Call for moratorium on frac sand mining
To the Editor:
On Jan. 12 I attended a conference on frac sand mining sponsored by the Wisconsin Towns Association and the Wisconsin Farmers Union. I came away alarmed at the speed with which frac sand mining is proliferating throughout western Wisconsin.
The rush is on to develop potential frac sand mines before townships and counties have a chance to study and implement regulations that address the potential impacts of large scale nonmetallic strip mines. As companies are developing plans and submitting applications for permits, many communities are now scrambling to assess the potential impacts of frac sand strip mines of 1,000 to 2,000 acres in size.
Mines that are approved and permitted now will be loosely regulated and “grandfathered in” to nonmetallic mining standards designed for relatively small sand/gravel operations
The Wisconsin Township Association recommended working with specialists in the areas public land use laws, mining, construction, and road engineering to develop zoning ordinances and regulations that will protect the public interest. They also recommended that all communities (townships or counties) in Wisconsin impose a moratorium that will allow time to study and address the health, safety and economic impacts of large scale nonmetallic strip mines.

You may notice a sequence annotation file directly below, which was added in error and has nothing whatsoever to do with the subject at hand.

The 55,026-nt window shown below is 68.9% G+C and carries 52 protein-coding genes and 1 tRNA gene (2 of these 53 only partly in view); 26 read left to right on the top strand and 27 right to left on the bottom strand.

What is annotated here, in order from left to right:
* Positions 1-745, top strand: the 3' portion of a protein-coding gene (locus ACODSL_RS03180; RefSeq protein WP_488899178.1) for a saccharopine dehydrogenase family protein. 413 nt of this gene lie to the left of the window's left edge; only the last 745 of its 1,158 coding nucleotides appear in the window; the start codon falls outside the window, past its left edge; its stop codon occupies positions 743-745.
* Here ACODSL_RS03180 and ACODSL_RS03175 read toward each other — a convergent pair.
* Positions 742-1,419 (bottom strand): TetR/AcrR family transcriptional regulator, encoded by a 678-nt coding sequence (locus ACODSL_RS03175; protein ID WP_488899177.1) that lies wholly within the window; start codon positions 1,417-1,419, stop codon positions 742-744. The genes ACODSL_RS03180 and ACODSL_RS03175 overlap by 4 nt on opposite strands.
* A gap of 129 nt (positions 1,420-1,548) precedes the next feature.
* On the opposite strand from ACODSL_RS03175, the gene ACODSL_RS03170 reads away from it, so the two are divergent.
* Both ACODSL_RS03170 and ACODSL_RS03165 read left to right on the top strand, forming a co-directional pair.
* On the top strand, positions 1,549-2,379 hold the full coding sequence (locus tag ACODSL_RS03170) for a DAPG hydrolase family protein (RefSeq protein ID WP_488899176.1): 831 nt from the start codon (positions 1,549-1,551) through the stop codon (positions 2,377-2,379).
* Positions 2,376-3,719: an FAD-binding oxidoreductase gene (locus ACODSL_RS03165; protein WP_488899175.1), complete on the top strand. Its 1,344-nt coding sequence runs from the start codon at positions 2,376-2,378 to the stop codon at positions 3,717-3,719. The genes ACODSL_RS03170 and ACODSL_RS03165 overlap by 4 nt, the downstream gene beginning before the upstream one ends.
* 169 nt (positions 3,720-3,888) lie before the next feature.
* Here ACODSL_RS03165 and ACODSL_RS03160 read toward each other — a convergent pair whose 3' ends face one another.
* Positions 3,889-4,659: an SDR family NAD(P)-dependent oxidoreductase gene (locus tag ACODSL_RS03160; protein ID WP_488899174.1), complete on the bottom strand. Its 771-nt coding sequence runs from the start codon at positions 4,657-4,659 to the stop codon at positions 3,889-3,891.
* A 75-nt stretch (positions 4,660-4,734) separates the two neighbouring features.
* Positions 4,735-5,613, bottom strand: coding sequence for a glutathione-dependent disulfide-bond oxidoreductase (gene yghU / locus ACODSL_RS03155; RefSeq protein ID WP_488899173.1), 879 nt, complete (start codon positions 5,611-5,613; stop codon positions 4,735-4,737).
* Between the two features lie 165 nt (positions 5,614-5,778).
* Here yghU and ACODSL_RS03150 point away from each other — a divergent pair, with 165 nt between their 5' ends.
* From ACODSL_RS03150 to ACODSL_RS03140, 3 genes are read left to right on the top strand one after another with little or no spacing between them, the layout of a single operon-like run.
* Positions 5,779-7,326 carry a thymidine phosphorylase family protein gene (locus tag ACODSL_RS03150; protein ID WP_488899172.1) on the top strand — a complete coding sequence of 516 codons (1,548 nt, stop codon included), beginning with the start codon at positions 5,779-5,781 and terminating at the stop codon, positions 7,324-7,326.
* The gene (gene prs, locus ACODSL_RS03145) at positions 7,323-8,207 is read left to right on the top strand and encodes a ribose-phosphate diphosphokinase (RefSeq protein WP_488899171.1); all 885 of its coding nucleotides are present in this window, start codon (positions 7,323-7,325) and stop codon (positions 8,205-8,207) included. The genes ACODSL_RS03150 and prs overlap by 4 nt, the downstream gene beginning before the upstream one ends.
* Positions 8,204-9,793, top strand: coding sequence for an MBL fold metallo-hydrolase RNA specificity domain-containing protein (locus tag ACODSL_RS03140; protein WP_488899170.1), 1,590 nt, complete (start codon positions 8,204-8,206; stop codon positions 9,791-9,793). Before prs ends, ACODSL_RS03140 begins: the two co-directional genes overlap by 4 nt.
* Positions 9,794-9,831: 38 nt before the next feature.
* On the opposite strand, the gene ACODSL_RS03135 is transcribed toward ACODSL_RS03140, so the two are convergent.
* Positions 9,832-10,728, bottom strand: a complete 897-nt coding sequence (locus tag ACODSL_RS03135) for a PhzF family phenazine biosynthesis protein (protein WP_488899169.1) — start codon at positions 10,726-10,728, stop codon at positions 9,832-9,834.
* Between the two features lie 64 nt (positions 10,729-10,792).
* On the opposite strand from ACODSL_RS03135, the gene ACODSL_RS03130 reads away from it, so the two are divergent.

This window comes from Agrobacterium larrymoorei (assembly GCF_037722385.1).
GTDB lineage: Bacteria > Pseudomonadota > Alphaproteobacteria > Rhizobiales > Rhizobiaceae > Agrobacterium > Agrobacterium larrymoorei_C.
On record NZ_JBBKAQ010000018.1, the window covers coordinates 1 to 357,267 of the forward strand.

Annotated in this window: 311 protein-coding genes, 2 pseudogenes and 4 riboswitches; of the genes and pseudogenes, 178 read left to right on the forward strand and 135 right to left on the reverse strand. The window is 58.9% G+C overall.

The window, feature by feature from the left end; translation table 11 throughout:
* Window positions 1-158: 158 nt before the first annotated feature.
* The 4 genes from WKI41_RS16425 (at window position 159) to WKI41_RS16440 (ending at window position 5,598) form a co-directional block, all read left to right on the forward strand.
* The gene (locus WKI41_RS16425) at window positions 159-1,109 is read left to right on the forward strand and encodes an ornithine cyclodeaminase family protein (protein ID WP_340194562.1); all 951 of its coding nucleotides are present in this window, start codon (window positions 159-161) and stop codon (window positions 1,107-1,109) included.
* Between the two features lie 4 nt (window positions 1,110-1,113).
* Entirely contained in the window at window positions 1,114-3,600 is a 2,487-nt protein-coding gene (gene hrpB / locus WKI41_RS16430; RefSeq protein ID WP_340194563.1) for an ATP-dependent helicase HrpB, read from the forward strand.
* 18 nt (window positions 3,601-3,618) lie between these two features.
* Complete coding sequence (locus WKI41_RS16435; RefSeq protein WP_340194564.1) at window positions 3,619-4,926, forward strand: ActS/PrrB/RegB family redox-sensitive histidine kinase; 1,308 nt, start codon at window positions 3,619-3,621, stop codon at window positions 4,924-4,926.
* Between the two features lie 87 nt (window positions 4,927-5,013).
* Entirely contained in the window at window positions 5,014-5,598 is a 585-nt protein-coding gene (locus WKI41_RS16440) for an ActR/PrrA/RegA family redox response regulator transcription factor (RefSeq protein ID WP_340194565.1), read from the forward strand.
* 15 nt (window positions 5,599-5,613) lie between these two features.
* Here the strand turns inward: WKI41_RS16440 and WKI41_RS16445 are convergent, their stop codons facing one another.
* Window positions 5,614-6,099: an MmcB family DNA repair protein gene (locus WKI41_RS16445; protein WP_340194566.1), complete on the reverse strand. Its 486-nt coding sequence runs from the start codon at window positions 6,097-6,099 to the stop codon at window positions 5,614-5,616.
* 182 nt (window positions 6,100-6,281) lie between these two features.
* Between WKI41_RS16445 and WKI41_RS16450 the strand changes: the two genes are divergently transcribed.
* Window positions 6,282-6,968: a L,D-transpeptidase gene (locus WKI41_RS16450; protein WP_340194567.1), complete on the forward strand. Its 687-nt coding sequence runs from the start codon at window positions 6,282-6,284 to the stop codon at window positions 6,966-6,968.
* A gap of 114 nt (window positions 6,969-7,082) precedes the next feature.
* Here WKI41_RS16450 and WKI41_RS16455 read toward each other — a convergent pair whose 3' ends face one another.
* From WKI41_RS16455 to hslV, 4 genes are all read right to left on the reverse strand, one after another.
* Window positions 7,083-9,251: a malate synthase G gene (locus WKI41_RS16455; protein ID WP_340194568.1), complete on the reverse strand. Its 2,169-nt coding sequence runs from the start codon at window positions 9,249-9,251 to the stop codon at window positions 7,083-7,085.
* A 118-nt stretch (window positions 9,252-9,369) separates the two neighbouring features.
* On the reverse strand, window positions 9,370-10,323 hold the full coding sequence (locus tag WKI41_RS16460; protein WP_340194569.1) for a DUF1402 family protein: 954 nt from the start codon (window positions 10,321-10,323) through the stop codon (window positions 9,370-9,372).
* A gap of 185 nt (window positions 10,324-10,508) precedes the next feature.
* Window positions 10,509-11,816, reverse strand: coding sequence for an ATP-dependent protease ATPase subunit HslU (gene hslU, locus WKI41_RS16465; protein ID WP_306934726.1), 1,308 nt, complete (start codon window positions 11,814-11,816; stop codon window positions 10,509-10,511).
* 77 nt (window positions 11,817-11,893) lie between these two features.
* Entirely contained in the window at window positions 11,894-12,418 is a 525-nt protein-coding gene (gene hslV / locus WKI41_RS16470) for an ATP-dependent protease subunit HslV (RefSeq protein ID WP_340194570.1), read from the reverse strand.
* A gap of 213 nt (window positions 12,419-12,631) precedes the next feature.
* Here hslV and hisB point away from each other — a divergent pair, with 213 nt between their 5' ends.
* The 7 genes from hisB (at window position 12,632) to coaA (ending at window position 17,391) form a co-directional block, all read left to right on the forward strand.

Communities in Southeast Minnesota need to do the same. Our zoning ordinances do not address the potential impacts of large scale frac sand mining. Some of the concerns mentioned at the Wisconsin Township Assoc. meeting include: silicosis (a disease caused by sand particulate in the air), water pollution from the use of toxic flocculants, water quantity, permanent loss of agricultural land, inadequate reclamation plans, road and highway degradation, noise and light pollution, size of mines and number of mines per square mile.
Communities in SE Minnesota that have not called for a moratorium must do so immediately! We need to be knowledgeable of and prepared for the impacts of large scale frac sand mining on this side of the river before the land speculation and development rush begins in earnest.
Note: All of the conference materials can be found on the Wisconsin Towns website at: http://wisctowns.com/